By David Randall
NEW YORK (Reuters) - Stock markets in Europe and the U.S. advanced on Thursday as reassuring economic data from Germany and a report that its big carmakers could be spared from U.S. tariffs offset another gloomy session for Asia.
Shares of Mercedes-maker Daimler, BMW, Porsche <PSHG_P.DE> and Volkswagen <VOWG_p.DE> surged as much as 5 percent after reports of a U.S. offer to suspend tariff threats on EU-made cars if the bloc lifts duties on U.S. vehicles.
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That fueled wider gains, with the European auto sector enjoying its best day in more than two years. The mood was also helped by a stronger-than-expected jump in German industrial orders after four months of declines.
"With these stories coming out (about car tariffs), you have a sector which has been very oversold meeting some potential good news on the trade war front," said Bank of America Merrill Lynch European equity strategist James Barty.
"This is going to be the dominant issue of the summer. Are we heading for a full-blown trade war? In which case, it is very bad news for risk assets; or do we walk away from it, in which case, as we have seen today, markets are likely to rebound quite sharply."
On Wall Street, the Dow Jones Industrial Average rose 74.82 points, or 0.31 percent, to 24,249.64, the S&P 500 gained 8.18 points, or 0.30 percent, to 2,721.4 and the Nasdaq Composite added 25.23 points, or 0.34 percent, to 7,527.90.
MSCI's gauge of stocks across the globe gained 0.23 percent.
The euro briefly topped $1.17 and bond yields rose after the brighter German data and a report that the ECB thinks markets are now too cautious on when it will raise euro zone interest rates next year.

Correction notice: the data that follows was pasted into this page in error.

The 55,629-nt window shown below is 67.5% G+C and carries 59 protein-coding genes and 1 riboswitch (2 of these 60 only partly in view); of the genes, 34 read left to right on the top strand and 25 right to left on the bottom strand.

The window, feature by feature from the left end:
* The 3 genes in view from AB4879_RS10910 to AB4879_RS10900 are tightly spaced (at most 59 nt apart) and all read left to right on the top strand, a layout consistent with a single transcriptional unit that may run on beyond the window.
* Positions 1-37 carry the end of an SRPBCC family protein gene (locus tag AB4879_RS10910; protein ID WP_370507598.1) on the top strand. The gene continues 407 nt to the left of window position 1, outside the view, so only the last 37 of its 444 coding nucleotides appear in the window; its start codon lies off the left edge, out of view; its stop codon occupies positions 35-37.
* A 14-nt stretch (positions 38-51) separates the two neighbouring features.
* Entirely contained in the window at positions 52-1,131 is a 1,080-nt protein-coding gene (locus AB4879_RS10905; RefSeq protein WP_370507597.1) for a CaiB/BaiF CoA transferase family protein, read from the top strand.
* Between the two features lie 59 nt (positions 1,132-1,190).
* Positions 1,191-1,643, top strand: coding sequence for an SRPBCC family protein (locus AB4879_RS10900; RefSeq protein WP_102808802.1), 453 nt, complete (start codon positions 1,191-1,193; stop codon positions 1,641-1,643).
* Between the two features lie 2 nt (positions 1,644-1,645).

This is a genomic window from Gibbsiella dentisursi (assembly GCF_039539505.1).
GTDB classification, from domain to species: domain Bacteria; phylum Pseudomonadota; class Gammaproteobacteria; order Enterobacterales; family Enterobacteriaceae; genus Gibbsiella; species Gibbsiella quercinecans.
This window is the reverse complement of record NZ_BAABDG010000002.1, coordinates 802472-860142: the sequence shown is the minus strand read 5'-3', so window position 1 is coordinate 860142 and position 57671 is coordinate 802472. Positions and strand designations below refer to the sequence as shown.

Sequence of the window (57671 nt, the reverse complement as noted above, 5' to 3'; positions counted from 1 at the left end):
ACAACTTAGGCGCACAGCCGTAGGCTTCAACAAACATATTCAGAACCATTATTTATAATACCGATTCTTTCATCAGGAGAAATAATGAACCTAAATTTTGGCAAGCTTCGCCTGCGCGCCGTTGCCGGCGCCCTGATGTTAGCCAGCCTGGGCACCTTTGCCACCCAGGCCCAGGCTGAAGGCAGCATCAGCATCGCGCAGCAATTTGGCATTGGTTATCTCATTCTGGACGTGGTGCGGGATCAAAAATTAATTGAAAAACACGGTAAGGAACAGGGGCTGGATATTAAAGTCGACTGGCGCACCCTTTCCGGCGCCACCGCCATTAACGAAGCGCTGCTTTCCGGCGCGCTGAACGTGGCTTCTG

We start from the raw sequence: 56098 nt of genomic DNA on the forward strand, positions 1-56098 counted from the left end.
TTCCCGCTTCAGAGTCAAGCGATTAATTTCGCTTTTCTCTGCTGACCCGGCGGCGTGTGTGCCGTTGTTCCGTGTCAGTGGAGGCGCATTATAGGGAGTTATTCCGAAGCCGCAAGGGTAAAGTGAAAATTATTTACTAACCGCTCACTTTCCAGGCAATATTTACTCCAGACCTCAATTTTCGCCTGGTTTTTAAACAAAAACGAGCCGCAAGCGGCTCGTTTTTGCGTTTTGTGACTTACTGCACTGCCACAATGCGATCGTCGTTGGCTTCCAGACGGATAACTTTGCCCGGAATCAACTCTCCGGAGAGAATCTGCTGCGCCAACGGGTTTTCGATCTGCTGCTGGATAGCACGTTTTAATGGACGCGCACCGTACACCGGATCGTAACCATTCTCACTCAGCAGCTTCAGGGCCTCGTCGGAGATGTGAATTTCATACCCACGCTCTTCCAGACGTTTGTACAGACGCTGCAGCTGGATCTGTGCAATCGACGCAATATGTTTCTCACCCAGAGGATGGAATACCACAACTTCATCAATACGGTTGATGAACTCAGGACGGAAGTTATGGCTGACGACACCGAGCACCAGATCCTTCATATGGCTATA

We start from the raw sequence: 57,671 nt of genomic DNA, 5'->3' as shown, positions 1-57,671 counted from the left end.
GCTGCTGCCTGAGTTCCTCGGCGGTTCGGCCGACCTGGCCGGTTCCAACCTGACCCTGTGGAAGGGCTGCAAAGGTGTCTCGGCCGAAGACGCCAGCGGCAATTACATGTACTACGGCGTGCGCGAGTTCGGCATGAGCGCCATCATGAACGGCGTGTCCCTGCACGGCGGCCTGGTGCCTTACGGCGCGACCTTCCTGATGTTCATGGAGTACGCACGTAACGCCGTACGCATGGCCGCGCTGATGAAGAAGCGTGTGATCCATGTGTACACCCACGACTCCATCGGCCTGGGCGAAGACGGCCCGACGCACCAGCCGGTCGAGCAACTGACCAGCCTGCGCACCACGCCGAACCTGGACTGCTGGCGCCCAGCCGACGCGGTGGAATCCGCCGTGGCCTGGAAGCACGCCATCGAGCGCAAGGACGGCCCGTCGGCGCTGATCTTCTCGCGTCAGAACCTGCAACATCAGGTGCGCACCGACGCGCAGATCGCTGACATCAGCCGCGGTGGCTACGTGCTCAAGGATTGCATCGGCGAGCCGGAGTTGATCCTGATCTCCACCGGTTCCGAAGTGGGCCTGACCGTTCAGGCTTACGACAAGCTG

Later in the day, traders will get the minutes from last month's U.S. Federal Reserve policy meeting, when it raised U.S. rates for a second time this year.
"The euro is getting a bit of a lift on the German data though the trade concerns will continue to dominate markets with the Fed minutes being the key data point," said Kenneth Broux, a currency strategist at Societe Generale in London.
Persisting concerns over U.S. President Donald Trump's trade tariff plans extended a recent slide in Asian equity markets overnight, in particular Chinese shares which are now deep into "bear" market territory.
On Friday, U.S. tariffs on $34 billion worth of Chinese imports will take effect. Beijing promised to retaliate in kind, though it said it would "absolutely not" fire the first shot in a trade war.
MSCI's broadest index of Asia-Pacific shares outside Japan, which has dropped every day except three since mid-June, ended down 0.25 percent.
In commodities, Brent oil futures U.S. crude rose 0.03 percent to $74.16 per barrel and Brent was last at $78.38, up 0.18 percent, a day after U.S. President Donald Trump sent a tweet demanding that OPEC reduce prices for crude.
Brent had risen on Wednesday on a threat from an Iranian commander to disrupt oil shipments from neighboring states if Washington continued to press all countries to stop buying Iranian oil, and a drop in U.S. crude inventories.
(Editing by Bernadette Baum)